Westminster man on trial in burning of his 90-year-old house

January 25, 1994|By Darren M. Allen | Darren M. Allen,Staff Writer

A Westminster man charged with setting fire to his home last spring didn't do it, his attorney told a Carroll County jury yesterday.

"We will be arguing, adamantly, throughout the trial that he didn't do it," Margaret Mead, defense attorney for Charles Amidee Stair Jr., said in her opening statement to the panel of seven men and five women. "He wasn't there. He loved this particular house, he loved the antiques, the old things. He would not burn them."

But prosecutors disagree. Mr. Stair, 44, was charged with arson and reckless endangerment one week after the March 17, 1993, fire caused more than $50,000 damage to 152 W. Main St., a 90-year-old home that Mr. Stair and his estranged wife had spent years restoring.

"It is the state's contention that the defendant had a motive to nTC set this fire that arose out of a domestic dispute," Deputy State's Attorney Edward M. Ulsch said in his opening remarks to the jury. "We plan to show you the trigger devices that led to this bizarre act."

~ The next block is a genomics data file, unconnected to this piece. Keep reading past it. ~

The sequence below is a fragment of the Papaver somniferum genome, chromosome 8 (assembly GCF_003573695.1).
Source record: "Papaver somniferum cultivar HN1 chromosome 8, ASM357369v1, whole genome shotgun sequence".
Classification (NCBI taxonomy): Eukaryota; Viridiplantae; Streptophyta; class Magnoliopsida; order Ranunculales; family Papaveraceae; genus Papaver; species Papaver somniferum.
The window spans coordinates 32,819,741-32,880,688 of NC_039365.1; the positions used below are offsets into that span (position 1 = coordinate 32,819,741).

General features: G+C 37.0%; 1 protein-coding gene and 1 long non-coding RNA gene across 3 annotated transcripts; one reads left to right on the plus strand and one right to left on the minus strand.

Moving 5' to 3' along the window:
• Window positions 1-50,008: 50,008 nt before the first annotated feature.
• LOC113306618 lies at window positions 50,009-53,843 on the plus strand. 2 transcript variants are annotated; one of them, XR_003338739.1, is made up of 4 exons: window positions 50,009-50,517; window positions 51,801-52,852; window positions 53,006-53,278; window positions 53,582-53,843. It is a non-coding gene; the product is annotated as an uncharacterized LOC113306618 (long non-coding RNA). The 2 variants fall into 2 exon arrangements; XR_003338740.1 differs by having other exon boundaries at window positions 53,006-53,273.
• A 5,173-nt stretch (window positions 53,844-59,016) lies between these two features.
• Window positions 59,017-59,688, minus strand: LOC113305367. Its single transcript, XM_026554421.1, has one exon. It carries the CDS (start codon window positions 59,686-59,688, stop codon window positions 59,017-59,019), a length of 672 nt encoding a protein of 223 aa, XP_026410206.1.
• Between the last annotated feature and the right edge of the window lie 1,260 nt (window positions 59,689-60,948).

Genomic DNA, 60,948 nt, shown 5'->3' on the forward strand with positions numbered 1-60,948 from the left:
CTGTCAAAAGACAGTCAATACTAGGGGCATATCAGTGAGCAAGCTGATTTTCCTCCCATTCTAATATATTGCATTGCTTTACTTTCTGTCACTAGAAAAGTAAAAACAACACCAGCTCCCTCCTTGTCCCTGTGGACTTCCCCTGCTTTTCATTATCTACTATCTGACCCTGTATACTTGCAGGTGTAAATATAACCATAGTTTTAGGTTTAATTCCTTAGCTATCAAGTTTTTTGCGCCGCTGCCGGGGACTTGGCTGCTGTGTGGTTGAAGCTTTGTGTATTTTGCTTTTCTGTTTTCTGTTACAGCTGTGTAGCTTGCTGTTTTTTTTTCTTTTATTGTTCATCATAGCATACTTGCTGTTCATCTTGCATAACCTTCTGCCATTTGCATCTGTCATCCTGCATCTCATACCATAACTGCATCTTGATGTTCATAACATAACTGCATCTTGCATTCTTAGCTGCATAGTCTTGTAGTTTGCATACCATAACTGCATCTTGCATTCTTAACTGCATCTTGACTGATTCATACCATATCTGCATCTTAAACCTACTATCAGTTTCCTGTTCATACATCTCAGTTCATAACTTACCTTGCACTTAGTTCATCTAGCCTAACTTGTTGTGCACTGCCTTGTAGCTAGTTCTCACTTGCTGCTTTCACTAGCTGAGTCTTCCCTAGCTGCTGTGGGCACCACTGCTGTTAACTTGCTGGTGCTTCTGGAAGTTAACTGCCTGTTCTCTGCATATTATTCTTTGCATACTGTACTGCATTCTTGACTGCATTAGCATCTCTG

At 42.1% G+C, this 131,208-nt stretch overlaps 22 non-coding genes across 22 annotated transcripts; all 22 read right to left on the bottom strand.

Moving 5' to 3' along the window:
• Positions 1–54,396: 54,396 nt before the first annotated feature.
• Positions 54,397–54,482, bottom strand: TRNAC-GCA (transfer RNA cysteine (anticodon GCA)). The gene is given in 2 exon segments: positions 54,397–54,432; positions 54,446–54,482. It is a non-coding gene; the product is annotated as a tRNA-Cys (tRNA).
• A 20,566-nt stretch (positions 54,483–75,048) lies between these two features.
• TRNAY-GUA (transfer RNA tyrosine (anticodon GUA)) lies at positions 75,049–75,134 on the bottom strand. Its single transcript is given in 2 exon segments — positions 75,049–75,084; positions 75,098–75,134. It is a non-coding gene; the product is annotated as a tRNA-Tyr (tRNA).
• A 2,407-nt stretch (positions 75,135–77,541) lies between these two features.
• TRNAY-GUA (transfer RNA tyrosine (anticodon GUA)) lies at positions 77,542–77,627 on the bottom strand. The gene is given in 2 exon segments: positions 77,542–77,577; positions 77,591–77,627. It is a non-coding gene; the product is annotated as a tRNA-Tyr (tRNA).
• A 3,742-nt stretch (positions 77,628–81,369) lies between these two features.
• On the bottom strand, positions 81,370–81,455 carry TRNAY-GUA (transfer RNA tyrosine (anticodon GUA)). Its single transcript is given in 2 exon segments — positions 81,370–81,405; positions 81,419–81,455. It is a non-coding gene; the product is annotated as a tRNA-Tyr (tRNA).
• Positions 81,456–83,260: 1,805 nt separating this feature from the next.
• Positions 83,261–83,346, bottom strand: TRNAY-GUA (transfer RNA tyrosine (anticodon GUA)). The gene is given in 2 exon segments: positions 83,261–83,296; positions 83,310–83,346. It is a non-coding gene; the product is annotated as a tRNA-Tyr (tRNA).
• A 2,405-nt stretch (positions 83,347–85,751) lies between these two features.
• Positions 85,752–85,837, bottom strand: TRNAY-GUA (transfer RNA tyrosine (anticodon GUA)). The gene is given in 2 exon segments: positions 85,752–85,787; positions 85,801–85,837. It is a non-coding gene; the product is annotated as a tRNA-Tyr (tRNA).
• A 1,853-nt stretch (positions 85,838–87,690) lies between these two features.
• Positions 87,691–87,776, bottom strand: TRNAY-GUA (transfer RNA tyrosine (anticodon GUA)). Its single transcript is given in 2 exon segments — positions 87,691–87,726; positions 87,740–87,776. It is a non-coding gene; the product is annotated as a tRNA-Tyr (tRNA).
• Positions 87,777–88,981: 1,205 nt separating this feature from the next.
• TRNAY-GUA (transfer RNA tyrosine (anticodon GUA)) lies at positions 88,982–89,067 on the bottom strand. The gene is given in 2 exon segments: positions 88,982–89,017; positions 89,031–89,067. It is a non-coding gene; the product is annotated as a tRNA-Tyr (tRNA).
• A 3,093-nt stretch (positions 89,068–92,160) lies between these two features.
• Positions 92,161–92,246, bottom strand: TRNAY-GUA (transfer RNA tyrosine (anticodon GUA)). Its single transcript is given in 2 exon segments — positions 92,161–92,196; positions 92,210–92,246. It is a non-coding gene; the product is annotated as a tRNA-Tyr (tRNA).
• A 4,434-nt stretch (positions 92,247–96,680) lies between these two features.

Neither Mr. Ulsch nor Ms. Mead disputes that the divorce proceedings between the Stairs were acrimonious.

The prosecutor claimed Mr. Stair set the fire one day after confirming the date the Westminster Bank and Trust Co. was to foreclose on the house and after he had been served with contempt charges filed by his wife, Sally Stair.

Ms. Mead said the house already had been awarded to Mrs. Stair, and Mr. Stair felt it was no longer his concern.

The prosecution began presenting witnesses, including a state trooper who saw flames and smoke coming from the house as she was driving along Main Street.

The trial is expected to last until Thursday, court officials said.

The fire, which started in the basement in strips of wood and cardboard, brought more than 60 firefighters and 11 pieces of fire equipment from Westminster and six other stations as far away as Winfield.

The fire extended inside the west wall of the building, forcing firefighters to tear siding from the house so they could tackle the flames, while others tried to fight it from inside.

The house is now owned by Westminster Bank and Trust and is on the market.

Baltimore Sun Articles
Please note the green-lined linked article text has been applied commercially without any involvement from our newsroom editors, reporters or any other editorial staff.